Oct 3, 2013

A Radio Live Show Reenergizes the Dadaab Refugee Community;

A new innovative radio live show known as Gargaar has been established for refugees in Dadaab camps. Gargaar a Somali word for support is a daily broadcast from a studio based in Hagadera camp and wired live for two hours at Star FM between 8am and midday. 

The program has now been on air for about five weeks strictly addressing refugee issues. Star FM on which it plays is a huge network which covers an expansive region from Kakuma in North West Kenya, Nairobi and even up to Mogadishu in Somalia.

A baseline survey by Internews Europe which was conducted earlier this year confirms that radio is Dadaab’s most relied upon source of information. Up to 74% of refugees entirely rely on radio for information and this is one of the reasons why the program has been put in place.

Lifeline Energy, an organization that has in the recent past donated solar powered radio sets directly reaching up to 15, 000 refugees in Dadaab reveals that even though radio ownership in camps is limited, refugees love to congregate wherever there is a radio to obtain information about childcare, nutrition, health, Female Genital Mutilation (FGM) and even news from Somalia.

25 years old Mohamed Bashir Sheikh who is a regular Gargaar listener and a resident of Hagadera camp underscores to me the significance of Gargaar program. “Ever since I came to these camps in 1991, there has never been a refugee focused radio program. Gargaar is the first.”  

 The station’s program manager says that Gargaar only runs for two hours a day but this time is usually enough to air interactive discussions mainly about security, livelihoods and education. It is even made more interactive with a text message platform they call ‘Souktel’.

Picture:-A refugee listening to radio in Dadaab refugee camps-Picture by Fatma Sanbur-Internews Europe

In Dagahaley camp, Bundid Saney likes to listen to the program daily with his friends. He likes discussions about youth projects and he occasionally gets involved by sending text messages to Souktel. He says the program has been long overdue but now that they have it, it is as if God has finally sent to them a solution to the gap that has long existed in camps.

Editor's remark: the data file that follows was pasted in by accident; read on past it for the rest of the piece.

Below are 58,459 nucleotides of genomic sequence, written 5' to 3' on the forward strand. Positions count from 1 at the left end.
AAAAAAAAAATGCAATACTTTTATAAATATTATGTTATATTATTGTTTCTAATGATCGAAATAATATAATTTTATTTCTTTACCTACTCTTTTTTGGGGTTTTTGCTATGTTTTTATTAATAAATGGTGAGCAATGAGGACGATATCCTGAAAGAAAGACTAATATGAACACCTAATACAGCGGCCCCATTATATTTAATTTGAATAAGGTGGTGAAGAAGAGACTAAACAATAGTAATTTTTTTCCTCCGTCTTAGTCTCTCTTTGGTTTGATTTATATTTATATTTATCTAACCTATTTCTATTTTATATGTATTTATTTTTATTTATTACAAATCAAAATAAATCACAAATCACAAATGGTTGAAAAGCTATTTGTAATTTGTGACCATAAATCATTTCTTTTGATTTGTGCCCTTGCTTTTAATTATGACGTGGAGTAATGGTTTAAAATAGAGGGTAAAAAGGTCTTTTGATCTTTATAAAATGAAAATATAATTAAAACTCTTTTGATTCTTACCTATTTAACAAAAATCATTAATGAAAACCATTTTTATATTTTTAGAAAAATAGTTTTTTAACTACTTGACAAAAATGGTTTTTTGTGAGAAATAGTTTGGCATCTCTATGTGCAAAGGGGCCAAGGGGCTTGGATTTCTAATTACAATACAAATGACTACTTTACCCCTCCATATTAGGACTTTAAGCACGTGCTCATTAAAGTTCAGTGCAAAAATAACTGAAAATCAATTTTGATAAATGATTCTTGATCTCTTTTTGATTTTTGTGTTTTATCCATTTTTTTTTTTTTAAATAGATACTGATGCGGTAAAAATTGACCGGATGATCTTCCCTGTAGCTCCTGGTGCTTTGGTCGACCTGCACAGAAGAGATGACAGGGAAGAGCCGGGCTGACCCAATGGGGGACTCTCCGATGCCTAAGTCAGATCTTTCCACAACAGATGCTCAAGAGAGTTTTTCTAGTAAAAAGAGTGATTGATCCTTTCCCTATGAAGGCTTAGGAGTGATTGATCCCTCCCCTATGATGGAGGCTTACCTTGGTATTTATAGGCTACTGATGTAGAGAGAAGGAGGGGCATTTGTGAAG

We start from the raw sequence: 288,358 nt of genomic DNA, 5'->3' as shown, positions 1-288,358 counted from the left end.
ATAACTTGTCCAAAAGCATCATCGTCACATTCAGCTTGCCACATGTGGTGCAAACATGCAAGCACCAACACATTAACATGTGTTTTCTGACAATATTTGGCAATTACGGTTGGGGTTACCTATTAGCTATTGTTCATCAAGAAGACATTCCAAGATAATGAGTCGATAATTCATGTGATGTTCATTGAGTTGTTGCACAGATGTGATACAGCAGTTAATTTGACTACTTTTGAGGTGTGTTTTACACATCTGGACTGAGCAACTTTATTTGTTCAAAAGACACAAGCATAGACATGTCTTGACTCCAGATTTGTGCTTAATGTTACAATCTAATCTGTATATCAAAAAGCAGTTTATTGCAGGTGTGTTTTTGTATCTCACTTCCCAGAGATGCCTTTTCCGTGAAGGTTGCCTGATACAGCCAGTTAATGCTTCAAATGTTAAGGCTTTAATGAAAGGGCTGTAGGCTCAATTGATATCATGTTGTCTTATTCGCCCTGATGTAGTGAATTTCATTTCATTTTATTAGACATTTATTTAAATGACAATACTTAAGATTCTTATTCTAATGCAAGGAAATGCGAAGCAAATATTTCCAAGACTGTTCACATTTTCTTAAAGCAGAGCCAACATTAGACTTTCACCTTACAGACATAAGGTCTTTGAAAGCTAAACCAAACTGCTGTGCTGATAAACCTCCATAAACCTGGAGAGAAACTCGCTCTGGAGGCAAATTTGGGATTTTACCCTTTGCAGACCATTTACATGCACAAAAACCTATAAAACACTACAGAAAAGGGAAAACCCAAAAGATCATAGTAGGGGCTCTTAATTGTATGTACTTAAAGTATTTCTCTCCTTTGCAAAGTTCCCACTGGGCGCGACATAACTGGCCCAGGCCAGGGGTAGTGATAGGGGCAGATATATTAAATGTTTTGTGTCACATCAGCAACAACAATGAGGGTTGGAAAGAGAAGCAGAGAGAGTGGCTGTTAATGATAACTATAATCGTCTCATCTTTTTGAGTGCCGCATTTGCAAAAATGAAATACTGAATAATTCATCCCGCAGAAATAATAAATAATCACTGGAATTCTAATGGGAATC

The program was instrumental during the recently concluded refugee leaders’ elections for which it provided live coverage. The elections which were largely well organised and peaceful relied on a massive mass information campaign which Gargaar helped to execute.

Reporters at Gargaar studios narrate to me how election candidates daily trickled into their studio to articulate campaign issues. Election officials from UNHCR and the Government’s Department of Refugee Affairs also utilized the live program to make sure the refugee community was well informed about the importance of the exercise while at the same time informing them the modalities of the whole process.

Even when polling in one of the camps appeared to get out of hand, security officials and indeed UNHCR’s Head of Operations in Dadaab were quick to allay fears and control the situation through the live program.

Five days after the conclusion of elections, I’m lucky to meet in studio the newly elected camp chairlady and chairman for Kambioos camp. As they prepare for their interview, they shortly engage me on what they plan to do for their people.

The chairlady says that she particularly wants to address the youth who were only recently settled in Kambioos camp from Somalia. She wants to urge them through Gargaar to make education their priority.

The chairman on his part tells me that in his many years of community leadership, he has never spoken to his constituents on radio. “We usually listen to overall issues in the two FM stations based here in Dadaab but now there is this unique Gargaar live program in this station that is not only interesting to listen to but also a good platform for us to openly discuss our own issues.”

The mere fact that the program is listened to far and beyond Dadaab camps seems to be another inspiring factor to the refugee community. At least according to Kambioos camp chairlady; they are now excited that their issues are being heard by the rest of the world outside refugee camps.

Besides inspiring the community, Gargaar also seems to largely exist for what it literally means- “support”. The program has so far offered job opportunities to more than a dozen trainee reporters from the refugee community.